In the iOS vs. Android comparison, for example, we observe that once iOS developers overcome the 1-month limit, their revenue increases 6-fold while on Android the increase is about half, just a 3x increase. This may have to do with the revenue potential of each platform, which is clearly higher on iOS.

However, if we look at the 1 to 6 man-month period, we observe that there is no increase in iOS revenue but a huge increase for Android. This effect could be related to the fragmentation of the Android API and hardware, requiring more effort and development time in order to reach a larger user base.

Revenues vary significantly by country

There are significant differences in revenue potential between countries. Developers in the US generate 40% more revenue per app-month than developers in the UK and almost 5 times as much as developers in China.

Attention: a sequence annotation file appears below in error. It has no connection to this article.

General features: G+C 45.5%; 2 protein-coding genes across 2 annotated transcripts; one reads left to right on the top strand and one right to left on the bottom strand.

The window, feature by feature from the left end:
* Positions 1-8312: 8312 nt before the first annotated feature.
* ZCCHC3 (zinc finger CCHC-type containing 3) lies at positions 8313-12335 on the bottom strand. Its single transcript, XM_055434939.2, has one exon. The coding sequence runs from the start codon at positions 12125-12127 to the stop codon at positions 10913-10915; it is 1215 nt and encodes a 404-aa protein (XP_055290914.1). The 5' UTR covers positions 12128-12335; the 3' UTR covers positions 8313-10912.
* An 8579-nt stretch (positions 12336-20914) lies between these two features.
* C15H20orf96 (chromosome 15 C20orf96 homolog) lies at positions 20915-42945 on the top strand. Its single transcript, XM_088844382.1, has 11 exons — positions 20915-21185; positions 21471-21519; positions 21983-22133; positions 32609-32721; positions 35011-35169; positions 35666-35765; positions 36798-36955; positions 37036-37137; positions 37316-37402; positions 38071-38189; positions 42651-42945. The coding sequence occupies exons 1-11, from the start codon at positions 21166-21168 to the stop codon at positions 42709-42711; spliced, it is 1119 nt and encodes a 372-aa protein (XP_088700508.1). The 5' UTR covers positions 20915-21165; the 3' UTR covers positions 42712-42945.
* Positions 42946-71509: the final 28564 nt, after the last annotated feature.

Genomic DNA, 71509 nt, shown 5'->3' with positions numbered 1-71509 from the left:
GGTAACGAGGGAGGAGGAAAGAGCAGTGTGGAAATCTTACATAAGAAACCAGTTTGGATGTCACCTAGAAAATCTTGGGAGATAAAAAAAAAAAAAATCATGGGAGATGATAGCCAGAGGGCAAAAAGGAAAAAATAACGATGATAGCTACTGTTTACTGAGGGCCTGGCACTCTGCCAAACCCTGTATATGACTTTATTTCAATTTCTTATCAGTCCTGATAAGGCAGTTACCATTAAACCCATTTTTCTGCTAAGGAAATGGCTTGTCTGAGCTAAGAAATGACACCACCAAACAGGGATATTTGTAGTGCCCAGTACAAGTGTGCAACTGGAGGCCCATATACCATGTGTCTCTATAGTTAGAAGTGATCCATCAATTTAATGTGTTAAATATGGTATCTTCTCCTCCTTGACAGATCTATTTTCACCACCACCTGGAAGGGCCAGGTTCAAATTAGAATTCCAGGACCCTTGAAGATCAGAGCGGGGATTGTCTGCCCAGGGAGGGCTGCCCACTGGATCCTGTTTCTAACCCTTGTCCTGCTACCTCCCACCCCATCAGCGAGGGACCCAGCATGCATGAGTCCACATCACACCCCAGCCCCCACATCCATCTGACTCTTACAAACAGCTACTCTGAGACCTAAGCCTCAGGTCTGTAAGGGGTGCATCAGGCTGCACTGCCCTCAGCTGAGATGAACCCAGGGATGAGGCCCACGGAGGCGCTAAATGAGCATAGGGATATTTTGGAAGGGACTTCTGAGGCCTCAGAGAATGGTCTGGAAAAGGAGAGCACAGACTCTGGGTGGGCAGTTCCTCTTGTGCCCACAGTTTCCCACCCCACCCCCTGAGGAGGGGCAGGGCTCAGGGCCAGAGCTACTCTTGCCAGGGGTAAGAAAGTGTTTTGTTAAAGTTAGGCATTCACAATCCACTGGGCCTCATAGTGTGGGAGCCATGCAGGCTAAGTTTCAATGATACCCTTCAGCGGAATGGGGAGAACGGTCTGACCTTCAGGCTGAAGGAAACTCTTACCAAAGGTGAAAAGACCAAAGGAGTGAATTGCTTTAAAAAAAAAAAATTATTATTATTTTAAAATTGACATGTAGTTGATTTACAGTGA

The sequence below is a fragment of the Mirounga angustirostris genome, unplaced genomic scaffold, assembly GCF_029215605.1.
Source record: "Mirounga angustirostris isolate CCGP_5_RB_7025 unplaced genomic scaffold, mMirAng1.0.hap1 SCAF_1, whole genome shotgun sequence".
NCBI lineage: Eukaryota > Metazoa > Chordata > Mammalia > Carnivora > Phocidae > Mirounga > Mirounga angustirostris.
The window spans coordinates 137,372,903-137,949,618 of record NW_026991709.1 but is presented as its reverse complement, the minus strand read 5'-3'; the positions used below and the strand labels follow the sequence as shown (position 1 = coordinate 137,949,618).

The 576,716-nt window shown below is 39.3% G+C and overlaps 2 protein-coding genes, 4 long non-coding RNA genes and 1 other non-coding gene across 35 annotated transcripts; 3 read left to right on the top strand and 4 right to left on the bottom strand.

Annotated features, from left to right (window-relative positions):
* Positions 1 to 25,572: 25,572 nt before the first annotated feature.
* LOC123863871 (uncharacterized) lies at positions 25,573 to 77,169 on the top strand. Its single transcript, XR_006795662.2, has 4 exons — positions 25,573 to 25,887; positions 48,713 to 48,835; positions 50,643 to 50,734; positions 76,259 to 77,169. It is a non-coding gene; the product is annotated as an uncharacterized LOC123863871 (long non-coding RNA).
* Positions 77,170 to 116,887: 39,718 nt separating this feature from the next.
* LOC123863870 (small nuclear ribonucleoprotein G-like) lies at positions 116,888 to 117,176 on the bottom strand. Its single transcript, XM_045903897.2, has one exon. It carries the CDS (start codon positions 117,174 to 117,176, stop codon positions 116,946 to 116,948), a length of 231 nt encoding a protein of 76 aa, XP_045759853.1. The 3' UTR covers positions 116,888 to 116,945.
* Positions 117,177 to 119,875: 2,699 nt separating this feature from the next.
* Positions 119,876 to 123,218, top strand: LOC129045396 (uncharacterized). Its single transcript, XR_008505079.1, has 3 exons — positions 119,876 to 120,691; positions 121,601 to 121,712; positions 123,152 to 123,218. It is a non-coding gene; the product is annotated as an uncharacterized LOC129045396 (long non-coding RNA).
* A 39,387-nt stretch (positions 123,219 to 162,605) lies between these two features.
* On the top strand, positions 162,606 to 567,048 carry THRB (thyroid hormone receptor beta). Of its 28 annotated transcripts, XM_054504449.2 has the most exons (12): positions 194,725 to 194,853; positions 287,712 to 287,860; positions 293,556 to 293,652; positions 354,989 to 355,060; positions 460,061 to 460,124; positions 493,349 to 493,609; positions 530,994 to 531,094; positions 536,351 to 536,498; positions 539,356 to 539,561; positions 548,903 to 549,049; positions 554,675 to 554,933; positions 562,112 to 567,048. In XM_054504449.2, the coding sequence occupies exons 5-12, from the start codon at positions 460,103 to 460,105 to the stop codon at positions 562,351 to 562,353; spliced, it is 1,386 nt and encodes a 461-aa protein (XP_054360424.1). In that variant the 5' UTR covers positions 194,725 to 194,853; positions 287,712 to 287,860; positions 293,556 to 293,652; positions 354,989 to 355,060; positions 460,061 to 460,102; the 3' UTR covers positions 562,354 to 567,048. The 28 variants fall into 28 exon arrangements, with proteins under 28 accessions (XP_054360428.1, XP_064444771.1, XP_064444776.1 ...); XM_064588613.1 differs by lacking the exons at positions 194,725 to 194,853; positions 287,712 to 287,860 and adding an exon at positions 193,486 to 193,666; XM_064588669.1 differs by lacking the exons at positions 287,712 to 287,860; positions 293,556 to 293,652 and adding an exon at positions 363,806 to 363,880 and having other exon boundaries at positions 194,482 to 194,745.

These differences have a lot to do with smartphone penetration per country, but also with regional socio-economic factors, familiarity with smartphones and consumption habits. However, developers based in a given country do not only target that country’s population. For example, 40% of developers in South America see high demand for their apps coming from North America. So there are other factors that come into play here, such as app pricing: developers in countries with lower per capita income may price their apps more competitively than developers in richer countries with higher living costs.

Apart from the factors presented here, there are multiple other variables that could affect app revenue, such as target markets, development experience and marketing channels used. We’ll continue digging into these factors and report our latest findings in the next report in the Developer Economics series and through our blog. The next report will be out in late January - so stay tuned!